seen that the greater t^e 4titude of the place of observation the ferther the visible 
horizon is removed from the observer. 

Depressed Pole. The opposite Celestial Pole to that which is elevated. (See 

Descension. The apparent passage of a cdlestial body from its greatest altitude 
towards the western hbriion either in a Right or Oblique Sphere. (See Right As- 

Diameter. The appd.fent diaiiieter of a celestial' body is the an£ile xa^det which 
it appears when viewed from the Earth. (5^^^ angle.) A' great circle of the heavens 
(See circles) being divided into 360 degrees, aud each dejgfee into 60 minutes, fis 
many minutes or parts of a minute of this circle as are covered by the celestial body 
will be the apparent diameter of the disc. 

16 PIS, 

DiOPTKiC, Beating to tl 

Dip. See otnanov. 

Disc. He Tuible part o 

X of redacted raioB. See BcnucnoK. 

T &m of the Son, the Mood or a Planet, as seen &om 

Distance. J9e« mehsubatiom. 

DiUBNAL. B«Utiiig to a day. The dtnraal motion of a Planet is its real daily mo- 
tion from Wetl to Eatt in its orbit roond the Sun. llu dinmal tranat oi a nanet 
ia ttt qiparent daily paasage from E<ut to Wett, caused by the rotalioa of the Earth, 
during which the Flanrt deseribes ac arc erf' the sphere wbicb i* called the Planet's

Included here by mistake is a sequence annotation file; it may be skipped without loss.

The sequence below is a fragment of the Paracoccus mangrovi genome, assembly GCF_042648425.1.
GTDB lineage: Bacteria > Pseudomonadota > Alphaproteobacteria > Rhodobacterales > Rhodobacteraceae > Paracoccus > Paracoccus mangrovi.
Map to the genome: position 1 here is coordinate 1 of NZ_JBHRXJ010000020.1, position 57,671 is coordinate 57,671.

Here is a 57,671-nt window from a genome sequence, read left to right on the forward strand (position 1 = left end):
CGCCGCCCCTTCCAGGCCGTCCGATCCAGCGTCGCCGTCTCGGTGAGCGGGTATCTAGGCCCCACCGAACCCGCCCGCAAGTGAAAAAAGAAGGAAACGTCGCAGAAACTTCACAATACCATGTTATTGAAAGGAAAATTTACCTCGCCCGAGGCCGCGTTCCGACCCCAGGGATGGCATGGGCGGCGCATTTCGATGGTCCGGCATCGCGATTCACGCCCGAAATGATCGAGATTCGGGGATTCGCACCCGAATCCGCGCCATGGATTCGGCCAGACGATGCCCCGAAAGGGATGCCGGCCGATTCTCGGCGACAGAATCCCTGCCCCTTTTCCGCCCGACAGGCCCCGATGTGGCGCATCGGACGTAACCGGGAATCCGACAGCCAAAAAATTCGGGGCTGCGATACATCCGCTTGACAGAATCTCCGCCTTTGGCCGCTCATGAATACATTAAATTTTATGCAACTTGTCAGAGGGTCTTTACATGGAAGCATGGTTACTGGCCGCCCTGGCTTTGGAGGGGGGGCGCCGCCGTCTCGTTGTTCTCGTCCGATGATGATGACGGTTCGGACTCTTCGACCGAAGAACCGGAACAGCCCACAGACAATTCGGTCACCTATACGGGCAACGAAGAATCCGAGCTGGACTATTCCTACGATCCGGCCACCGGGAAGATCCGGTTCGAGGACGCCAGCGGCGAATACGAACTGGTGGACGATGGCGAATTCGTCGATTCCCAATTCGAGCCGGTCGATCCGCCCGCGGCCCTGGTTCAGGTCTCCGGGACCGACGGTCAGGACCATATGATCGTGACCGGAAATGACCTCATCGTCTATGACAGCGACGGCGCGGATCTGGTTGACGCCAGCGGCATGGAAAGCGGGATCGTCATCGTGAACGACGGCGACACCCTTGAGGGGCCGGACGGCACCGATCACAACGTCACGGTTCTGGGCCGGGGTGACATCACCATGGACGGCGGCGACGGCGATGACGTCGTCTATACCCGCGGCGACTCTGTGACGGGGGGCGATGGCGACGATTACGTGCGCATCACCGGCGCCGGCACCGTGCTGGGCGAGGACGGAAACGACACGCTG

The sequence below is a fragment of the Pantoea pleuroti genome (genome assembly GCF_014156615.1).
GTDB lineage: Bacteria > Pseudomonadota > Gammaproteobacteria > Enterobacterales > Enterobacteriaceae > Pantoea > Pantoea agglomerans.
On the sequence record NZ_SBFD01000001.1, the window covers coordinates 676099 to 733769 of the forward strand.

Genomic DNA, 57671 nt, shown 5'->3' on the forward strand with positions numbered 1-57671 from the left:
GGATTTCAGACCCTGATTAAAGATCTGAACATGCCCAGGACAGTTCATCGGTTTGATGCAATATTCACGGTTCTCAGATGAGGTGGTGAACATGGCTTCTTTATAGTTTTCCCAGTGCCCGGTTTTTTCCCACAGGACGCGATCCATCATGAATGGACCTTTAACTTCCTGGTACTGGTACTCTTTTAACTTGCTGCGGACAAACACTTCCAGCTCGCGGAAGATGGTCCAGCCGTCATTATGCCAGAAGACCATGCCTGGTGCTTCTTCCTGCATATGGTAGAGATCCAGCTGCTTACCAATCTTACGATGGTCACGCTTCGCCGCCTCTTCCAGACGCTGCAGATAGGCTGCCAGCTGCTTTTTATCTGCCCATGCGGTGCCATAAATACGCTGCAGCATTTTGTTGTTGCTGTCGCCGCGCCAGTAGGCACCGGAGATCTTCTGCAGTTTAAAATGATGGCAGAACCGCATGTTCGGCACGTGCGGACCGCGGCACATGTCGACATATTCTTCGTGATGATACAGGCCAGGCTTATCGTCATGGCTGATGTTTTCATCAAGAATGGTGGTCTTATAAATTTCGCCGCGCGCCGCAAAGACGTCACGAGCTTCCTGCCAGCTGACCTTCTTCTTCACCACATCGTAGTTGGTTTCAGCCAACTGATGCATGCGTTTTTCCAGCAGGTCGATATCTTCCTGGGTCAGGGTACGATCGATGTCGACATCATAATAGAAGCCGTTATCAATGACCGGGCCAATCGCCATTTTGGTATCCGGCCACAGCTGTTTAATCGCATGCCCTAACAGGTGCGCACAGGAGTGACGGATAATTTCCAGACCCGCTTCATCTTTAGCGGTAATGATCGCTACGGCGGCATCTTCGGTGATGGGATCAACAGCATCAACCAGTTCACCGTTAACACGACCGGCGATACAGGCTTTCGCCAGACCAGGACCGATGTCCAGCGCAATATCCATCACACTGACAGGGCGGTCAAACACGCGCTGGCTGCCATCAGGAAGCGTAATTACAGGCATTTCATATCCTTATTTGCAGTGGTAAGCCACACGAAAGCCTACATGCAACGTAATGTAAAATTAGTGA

Dominical letter. See time. 

Dkagon'b bead and db.agon'b tail. Tiro Astronomical characters; Q Dragon's 
Head, signifj'ing the ascending node, and fs Dragon's Tail, the deaeending node. 
See MODE. 

Dynamic^ Part of the aaemx of Mechanics; naed in Astrooomy >s it conUins 
the theory and mechanical laws of bodies in motion. 

Eakth. {See also bolab btsteh). The Earth is divided by ge<^Taphers into 
lire zonei; one torrid, tvo frigid and two temperate. 
The torrid it that division to part of whicli the Sim ia 
perpendicular at all times. It extends 23° 28' (nearly) 
on eadi side of the Equator. The northern limit of this 
tone is called the Tropic of Cancer becanse the Sun, 
when perpendicular to it, is in the sign Cancer, and the 
southern limit is cslled the Tropic of Capricorn for a ri- 
milAr reason. The frigid zones, or Arctic and Antarctic 
circles, are 23° 28' from each Pole, the Arctic being at 
the North and the Antarctic at the South. The tempe- 
rate zones he between the frig^ and the torrid xones. 
The imagioaiy divisions of the Earth which have a n 
tronomy are i ~ 



e particniar relation to As- 
, the Equator, a great circle equally distant from the Poles, and di- 
riding the Earth into the northern and aonthem hemispheres. A celestial continu- 
ation of the plane of the Earth's Equator is the Celestial Equator, or Equinoctial, 
which divides the heavens into the northern and southern 
hemispheres, ii. Meridian tines, or hour circles, passing 
through the Equator, from Pole to Pole. (See Fig.2) A 
Meridian on the Earth is a semi-circle, alt the ' places on 
which have the same longitude, which is reckoned on the 
Equator from some particular meridian, as Greenwich or 
I Paris. In this diagram the meridian lines or semi-circles 
I are drawn through every 15° of longitude, which number 
8 equal to one hour of Time, or one twenty fourth part 
of the circumference of the Earth. Reckoning from the